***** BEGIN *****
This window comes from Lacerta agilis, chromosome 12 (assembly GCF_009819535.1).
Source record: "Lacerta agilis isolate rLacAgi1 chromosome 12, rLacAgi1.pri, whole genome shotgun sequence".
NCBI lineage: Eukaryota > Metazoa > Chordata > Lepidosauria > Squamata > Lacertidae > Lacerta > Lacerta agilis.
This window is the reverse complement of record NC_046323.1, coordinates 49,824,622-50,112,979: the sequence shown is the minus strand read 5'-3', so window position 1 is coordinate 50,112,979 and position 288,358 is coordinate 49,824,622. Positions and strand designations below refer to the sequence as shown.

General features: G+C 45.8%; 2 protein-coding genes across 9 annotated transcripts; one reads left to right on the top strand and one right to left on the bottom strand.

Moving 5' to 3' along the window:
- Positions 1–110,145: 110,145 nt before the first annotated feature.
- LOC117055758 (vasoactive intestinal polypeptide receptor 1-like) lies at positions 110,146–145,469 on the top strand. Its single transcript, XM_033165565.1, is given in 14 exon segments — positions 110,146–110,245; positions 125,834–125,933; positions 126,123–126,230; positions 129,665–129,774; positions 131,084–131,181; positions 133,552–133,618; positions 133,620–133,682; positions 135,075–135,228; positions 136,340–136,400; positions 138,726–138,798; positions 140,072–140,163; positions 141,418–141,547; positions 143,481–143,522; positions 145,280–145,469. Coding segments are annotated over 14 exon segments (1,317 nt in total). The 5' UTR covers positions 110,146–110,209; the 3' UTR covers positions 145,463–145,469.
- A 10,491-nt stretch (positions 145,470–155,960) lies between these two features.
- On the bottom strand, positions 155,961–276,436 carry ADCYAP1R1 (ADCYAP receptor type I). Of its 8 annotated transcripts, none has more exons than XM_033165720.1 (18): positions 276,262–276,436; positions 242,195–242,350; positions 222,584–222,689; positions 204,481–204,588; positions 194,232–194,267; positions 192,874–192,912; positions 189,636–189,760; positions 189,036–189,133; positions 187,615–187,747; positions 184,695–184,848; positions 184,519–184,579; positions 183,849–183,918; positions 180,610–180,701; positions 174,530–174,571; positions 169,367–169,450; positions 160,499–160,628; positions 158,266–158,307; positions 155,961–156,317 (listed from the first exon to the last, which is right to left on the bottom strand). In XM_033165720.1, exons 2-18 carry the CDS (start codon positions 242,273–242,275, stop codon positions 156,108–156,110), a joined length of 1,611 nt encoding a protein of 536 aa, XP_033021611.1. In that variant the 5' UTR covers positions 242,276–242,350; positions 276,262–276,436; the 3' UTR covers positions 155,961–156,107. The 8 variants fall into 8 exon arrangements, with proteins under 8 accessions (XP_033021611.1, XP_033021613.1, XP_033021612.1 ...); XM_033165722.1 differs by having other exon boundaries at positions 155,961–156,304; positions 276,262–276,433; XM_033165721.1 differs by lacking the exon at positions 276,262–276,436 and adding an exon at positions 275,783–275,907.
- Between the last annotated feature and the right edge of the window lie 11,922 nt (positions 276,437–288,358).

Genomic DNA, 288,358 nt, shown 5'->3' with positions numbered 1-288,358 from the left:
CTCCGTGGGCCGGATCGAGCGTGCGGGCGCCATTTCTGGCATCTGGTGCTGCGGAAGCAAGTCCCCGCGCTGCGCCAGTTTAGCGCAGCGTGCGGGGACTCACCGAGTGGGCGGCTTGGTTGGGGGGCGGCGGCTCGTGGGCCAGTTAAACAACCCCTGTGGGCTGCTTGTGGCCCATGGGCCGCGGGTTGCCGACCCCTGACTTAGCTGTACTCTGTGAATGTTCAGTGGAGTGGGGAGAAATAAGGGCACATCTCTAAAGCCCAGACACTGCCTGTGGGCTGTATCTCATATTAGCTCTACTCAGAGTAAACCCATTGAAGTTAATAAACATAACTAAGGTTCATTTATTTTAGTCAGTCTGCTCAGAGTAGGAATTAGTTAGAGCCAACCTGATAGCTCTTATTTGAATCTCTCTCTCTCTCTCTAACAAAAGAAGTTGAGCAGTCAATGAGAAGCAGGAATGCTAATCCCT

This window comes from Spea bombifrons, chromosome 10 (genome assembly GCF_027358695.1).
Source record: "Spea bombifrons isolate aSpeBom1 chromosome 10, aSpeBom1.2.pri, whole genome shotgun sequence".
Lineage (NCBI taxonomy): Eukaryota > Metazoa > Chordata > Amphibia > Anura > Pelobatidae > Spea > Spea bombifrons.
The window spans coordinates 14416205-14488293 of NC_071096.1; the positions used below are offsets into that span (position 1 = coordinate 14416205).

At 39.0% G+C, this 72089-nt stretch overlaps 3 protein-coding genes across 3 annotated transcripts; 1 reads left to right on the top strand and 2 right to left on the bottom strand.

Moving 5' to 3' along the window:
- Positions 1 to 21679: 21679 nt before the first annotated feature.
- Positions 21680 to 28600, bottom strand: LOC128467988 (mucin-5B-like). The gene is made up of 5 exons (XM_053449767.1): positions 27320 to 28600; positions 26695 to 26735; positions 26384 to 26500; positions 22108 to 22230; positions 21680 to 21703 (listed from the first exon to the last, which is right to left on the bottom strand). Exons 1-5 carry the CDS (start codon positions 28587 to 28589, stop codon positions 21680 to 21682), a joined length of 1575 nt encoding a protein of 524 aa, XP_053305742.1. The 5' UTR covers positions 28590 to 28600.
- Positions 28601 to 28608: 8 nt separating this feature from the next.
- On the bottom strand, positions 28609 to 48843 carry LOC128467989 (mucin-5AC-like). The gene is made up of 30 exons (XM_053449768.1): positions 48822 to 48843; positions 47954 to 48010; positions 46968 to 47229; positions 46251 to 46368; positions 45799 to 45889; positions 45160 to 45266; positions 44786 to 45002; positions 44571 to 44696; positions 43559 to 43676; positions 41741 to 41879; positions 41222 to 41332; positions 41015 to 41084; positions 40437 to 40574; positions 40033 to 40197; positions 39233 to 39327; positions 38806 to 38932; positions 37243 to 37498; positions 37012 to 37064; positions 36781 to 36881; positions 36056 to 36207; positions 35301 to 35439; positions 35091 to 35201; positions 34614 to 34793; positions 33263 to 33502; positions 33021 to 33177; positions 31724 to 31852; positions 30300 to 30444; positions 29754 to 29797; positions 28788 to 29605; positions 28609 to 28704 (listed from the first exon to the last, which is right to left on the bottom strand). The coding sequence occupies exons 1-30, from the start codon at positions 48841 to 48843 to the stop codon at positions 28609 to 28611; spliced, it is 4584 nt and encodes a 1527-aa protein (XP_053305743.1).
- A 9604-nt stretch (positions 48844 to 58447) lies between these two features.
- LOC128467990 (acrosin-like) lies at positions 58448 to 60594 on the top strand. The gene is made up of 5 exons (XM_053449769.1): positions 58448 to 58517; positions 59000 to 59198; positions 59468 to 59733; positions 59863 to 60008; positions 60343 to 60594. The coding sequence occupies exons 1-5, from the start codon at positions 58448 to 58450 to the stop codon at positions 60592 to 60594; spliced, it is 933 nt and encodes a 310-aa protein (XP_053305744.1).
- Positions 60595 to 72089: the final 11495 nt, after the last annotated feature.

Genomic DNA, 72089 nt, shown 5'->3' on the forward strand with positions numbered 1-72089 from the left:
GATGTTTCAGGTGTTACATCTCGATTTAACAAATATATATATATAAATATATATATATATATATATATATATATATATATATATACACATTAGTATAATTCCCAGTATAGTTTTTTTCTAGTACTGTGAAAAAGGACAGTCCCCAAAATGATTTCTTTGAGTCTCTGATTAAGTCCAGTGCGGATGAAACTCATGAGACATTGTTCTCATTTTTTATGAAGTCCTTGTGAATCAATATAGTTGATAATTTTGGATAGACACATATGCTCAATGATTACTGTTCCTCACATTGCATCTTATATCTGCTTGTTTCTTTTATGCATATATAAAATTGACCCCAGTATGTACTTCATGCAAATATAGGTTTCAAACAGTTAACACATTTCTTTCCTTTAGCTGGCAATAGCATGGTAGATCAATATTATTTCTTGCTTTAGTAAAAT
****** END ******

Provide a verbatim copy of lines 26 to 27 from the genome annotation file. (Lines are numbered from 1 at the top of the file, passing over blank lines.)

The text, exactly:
- Positions 60595 to 72089: the final 11495 nt, after the last annotated feature.

Genomic DNA, 72089 nt, shown 5'->3' on the forward strand with positions numbered 1-72089 from the left: